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Sunday, October 31, 2010

The concept of "grit" and college

An excellent article about the importance of hard work and “grit” in success. “In 1869, Francis Galton published ‘Hereditary Genius,’ his landmark investigation into the factors underlying achievement. Galton’s method was straightforward: he gathered as much information as possible on dozens of men with ‘very high reputations,’ including poets, politicians, and scientists. That’s when Galton noticed something rather surprising: success wasn’t simply a matter of intelligence or talent. Instead, Galton concluded that eminent achievement was only possible when ‘ability combined with zeal and the capacity for hard labour.’”

But other key messages are also relevant to success and college. It turns out that those that can focus on specific learning and activities (rather than trying to do it all or learn it all) have the highest chance of success. It’s about selecting a specific goal off in the future and sticking to it. And hopefully the “goal” provides a reasonable chance to support an independent adulthood.

“Grit isn’t just about stubborn perseverance - it’s also about finding a goal that can sustain our interest for years at a time. Consider two children learning to play the piano, each with the same level of raw talent and each expending the same effort toward musical training. However, while one child focuses on the piano, the other child experiments with the saxophone and cello. The kid who sticks with one instrument is demonstrating grit. Maybe it’s more fun to try something new, but high levels of achievement require a certain single-mindedness.”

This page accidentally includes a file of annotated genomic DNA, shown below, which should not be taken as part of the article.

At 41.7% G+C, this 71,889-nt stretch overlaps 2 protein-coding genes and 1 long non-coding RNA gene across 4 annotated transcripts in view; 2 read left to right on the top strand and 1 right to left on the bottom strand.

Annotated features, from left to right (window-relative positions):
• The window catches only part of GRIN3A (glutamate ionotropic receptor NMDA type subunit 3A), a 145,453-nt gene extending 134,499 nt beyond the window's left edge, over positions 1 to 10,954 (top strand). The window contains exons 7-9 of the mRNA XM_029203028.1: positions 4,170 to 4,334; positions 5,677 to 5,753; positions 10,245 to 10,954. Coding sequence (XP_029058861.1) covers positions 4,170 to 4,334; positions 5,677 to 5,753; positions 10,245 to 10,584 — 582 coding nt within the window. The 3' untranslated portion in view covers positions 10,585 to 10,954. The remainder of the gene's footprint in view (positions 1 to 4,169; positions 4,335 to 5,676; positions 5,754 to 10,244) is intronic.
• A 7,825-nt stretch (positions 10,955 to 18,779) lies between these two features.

“While parents and teachers have long emphasized the importance of being well-rounded - this is why most colleges require students to take courses in all the major disciplines, from history to math - success in the real world may depend more on the development of narrow passions.” And I would add, “narrow passions” that have some customer demand willing to pay for them.

It really calls into question the whole notion of the classic Liberal Arts Education in college. One studies plenty of interesting subjects except specialized, technical or practical knowledge that would actually help the student land a good paying job. History is fascinating, Political Science is intriguing, Gender Studies is titillating and Ethnomusicology is of interest to some. But unless you are so dedicated to one of these fields that you are on in the top 1-2 % you have virtually no chance of landing a related job.

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